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12-Spartenhaus is set in National Fett (1934). The roman numerals on the verso denote the month of the event – this play is staged from October. The numerals as well as the small print is in Akzidenz-Grotesk.

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Bayreuth (1932 or 1935) paired with Schmalfette Gotisch (1934). Both typefaces were originally designed by F.H. Ernst Schneidler. Schottenstück should be with an ‘ſ’ and ligatures for ‘ch’ and ‘ck’.

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Three lines of Deutsche Reichsschrift (1915–35) by Arthur Pestner. The third word reads Eins (“one”), not Einf. It should be with a round ‘s’, though, as it is the last letter in the word.

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Baumeister needs a ‘long s’, and ideally an ‘ſt’ ligature. Wilhelm-Klingspor-Schrift indeed has such a ligature, even in the digital versions. Furthermore, in German blackletter, there can never be two ‘round s’ in a row. At the end of words, a double ‘s’ becomes an eszett: Solneß

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The blackletter hyphen typically is double and slightly angled. When centering lines horizontally, make sure to adjust optically and compensate for hyphens and other punctuation. Of course, this only applies when you’re aiming for fine typography. LSD Design obviously isn’t.

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The German umlaut dots on ‘äöü’ once started life as a superscript ‘e’. Linotype Textur exhibits this historic form.

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A series of video presentations by Jürgen Kuttner, with a title that references the first stanza of the Deutschlandlied, typeset in Tannenberg Fett (1934).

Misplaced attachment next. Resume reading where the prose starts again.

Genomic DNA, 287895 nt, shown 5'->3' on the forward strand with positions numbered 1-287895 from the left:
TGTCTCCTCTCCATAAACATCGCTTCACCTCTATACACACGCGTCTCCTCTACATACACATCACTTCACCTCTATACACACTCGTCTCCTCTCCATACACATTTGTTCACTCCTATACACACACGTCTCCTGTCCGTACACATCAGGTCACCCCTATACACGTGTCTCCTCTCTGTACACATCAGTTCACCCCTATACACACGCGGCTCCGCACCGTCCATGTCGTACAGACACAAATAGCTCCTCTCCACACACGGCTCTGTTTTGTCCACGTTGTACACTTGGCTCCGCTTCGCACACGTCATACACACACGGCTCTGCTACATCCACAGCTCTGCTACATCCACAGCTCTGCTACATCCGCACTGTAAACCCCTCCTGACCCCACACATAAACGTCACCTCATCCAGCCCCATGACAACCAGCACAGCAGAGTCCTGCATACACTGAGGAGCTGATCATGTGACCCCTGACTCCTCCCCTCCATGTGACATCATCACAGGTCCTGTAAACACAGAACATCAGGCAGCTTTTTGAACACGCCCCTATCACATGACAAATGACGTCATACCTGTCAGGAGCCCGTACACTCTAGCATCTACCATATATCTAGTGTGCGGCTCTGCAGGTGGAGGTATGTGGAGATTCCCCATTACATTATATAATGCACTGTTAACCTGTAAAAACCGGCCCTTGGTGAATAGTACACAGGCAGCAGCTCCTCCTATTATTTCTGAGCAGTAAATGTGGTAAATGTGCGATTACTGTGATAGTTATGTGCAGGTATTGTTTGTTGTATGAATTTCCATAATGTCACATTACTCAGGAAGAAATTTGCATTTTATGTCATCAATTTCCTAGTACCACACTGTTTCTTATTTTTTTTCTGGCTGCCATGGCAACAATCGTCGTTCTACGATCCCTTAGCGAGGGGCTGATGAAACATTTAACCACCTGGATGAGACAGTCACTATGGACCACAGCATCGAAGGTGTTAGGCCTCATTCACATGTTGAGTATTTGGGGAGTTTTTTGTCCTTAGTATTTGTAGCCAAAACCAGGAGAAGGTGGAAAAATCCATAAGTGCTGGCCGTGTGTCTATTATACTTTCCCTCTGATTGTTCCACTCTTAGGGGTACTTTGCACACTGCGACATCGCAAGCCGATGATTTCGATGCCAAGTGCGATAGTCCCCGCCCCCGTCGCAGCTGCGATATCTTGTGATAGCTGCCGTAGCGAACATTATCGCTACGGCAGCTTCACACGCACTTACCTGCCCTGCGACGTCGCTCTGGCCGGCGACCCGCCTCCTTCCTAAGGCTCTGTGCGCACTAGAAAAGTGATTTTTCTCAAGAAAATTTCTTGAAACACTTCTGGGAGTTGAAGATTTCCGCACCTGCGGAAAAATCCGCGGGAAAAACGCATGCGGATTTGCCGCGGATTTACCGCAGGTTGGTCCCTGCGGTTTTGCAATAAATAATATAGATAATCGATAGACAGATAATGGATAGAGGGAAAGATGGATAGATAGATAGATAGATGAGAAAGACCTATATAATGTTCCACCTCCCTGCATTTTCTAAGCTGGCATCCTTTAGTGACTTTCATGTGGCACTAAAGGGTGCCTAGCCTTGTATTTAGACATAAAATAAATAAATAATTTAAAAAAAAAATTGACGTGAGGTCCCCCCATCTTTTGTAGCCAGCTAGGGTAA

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The schmal (condensed) cut of Rudolf Koch’s Wallau is another typeface that was released in 1934.

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“The Youth Theater” – the word Jugend in Tannenberg looks familiar, but it’s not a comfortable association.


5 Comments on “Volksbühne Berlin Season Magazine 2013/2014”

  1. Jerónimo says:
    Oct 5th, 2013  7:03 am
    Edit

    It’s a shame that such an interesting typographic proposal shows this enormous flaws…

  2. Seb says:
    Oct 6th, 2013  3:11 pm
    Edit

    Where can I purchase this magazine? I’ve looked online but to no avail…

  3. Oct 7th, 2013  10:26 am
    Edit

    Visitors of the Volksbühne can pick up a free copy at the theater. I don’t know whether the spielzeitheft can be ordered. You could try and ask.

  4. Oct 7th, 2013  8:22 pm
    EditJerónimo, as I had hinted at above, I can’t say for sure whether these really are accidental ‘flaws’. Maybe the rules were broken very consciously, as part of a strategy. To upset not only those who would like keep 1930s blackletter locked away in the ‘poison cabinet’ of typography, but also sticklers for detail like us? After all, the Volksbühne is not exactly a haven of convention. Maybe it’s a moot point to argue about traditional typesetting rules in the identity of a theater that stages a play where the entire text consists of ‘Murmel’ (mumble) …
  5. Jerónimo says:
    Oct 9th, 2013  8:09 am
    Edit

    Mhm… Yes, you’re right. Let’s give them the benefit of doubt.